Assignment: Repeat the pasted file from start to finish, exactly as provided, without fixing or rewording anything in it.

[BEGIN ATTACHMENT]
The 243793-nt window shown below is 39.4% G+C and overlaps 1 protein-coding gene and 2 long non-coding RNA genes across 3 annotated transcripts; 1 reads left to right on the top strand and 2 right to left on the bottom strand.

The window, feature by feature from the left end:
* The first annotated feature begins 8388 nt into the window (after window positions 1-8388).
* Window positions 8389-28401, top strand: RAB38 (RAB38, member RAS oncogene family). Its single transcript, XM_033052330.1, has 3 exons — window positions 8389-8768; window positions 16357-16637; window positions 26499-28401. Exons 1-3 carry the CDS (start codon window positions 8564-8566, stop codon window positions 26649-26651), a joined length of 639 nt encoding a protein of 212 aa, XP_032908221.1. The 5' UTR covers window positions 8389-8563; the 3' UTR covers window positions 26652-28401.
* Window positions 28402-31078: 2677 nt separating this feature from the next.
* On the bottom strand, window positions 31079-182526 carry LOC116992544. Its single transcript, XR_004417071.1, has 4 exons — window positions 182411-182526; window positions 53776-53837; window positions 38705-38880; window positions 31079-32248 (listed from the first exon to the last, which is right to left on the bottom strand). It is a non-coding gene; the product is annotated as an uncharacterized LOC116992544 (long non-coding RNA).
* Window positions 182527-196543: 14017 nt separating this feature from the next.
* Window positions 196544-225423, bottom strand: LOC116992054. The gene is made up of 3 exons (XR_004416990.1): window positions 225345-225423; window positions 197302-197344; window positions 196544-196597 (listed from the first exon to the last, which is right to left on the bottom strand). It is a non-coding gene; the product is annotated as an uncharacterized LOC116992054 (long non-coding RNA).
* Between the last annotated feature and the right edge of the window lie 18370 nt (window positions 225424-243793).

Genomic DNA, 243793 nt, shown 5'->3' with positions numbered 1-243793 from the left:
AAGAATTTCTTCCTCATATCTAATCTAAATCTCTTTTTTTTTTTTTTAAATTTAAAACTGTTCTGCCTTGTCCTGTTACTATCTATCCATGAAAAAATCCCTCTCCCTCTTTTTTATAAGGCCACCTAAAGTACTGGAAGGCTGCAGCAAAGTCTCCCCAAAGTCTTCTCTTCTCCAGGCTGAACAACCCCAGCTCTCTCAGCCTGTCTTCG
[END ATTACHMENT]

The 243793-nt window shown below is 39.4% G+C and overlaps 1 protein-coding gene and 2 long non-coding RNA genes across 3 annotated transcripts; 1 reads left to right on the top strand and 2 right to left on the bottom strand.

The window, feature by feature from the left end:
* The first annotated feature begins 8388 nt into the window (after window positions 1-8388).
* Window positions 8389-28401, top strand: RAB38 (RAB38, member RAS oncogene family). Its single transcript, XM_033052330.1, has 3 exons — window positions 8389-8768; window positions 16357-16637; window positions 26499-28401. Exons 1-3 carry the CDS (start codon window positions 8564-8566, stop codon window positions 26649-26651), a joined length of 639 nt encoding a protein of 212 aa, XP_032908221.1. The 5' UTR covers window positions 8389-8563; the 3' UTR covers window positions 26652-28401.
* Window positions 28402-31078: 2677 nt separating this feature from the next.
* On the bottom strand, window positions 31079-182526 carry LOC116992544. Its single transcript, XR_004417071.1, has 4 exons — window positions 182411-182526; window positions 53776-53837; window positions 38705-38880; window positions 31079-32248 (listed from the first exon to the last, which is right to left on the bottom strand). It is a non-coding gene; the product is annotated as an uncharacterized LOC116992544 (long non-coding RNA).
* Window positions 182527-196543: 14017 nt separating this feature from the next.
* Window positions 196544-225423, bottom strand: LOC116992054. The gene is made up of 3 exons (XR_004416990.1): window positions 225345-225423; window positions 197302-197344; window positions 196544-196597 (listed from the first exon to the last, which is right to left on the bottom strand). It is a non-coding gene; the product is annotated as an uncharacterized LOC116992054 (long non-coding RNA).
* Between the last annotated feature and the right edge of the window lie 18370 nt (window positions 225424-243793).

Genomic DNA, 243793 nt, shown 5'->3' with positions numbered 1-243793 from the left:
AAGAATTTCTTCCTCATATCTAATCTAAATCTCTTTTTTTTTTTTTTAAATTTAAAACTGTTCTGCCTTGTCCTGTTACTATCTATCCATGAAAAAATCCCTCTCCCTCTTTTTTATAAGGCCACCTAAAGTACTGGAAGGCTGCAGCAAAGTCTCCCCAAAGTCTTCTCTTCTCCAGGCTGAACAACCCCAGCTCTCTCAGCCTGTCTTCG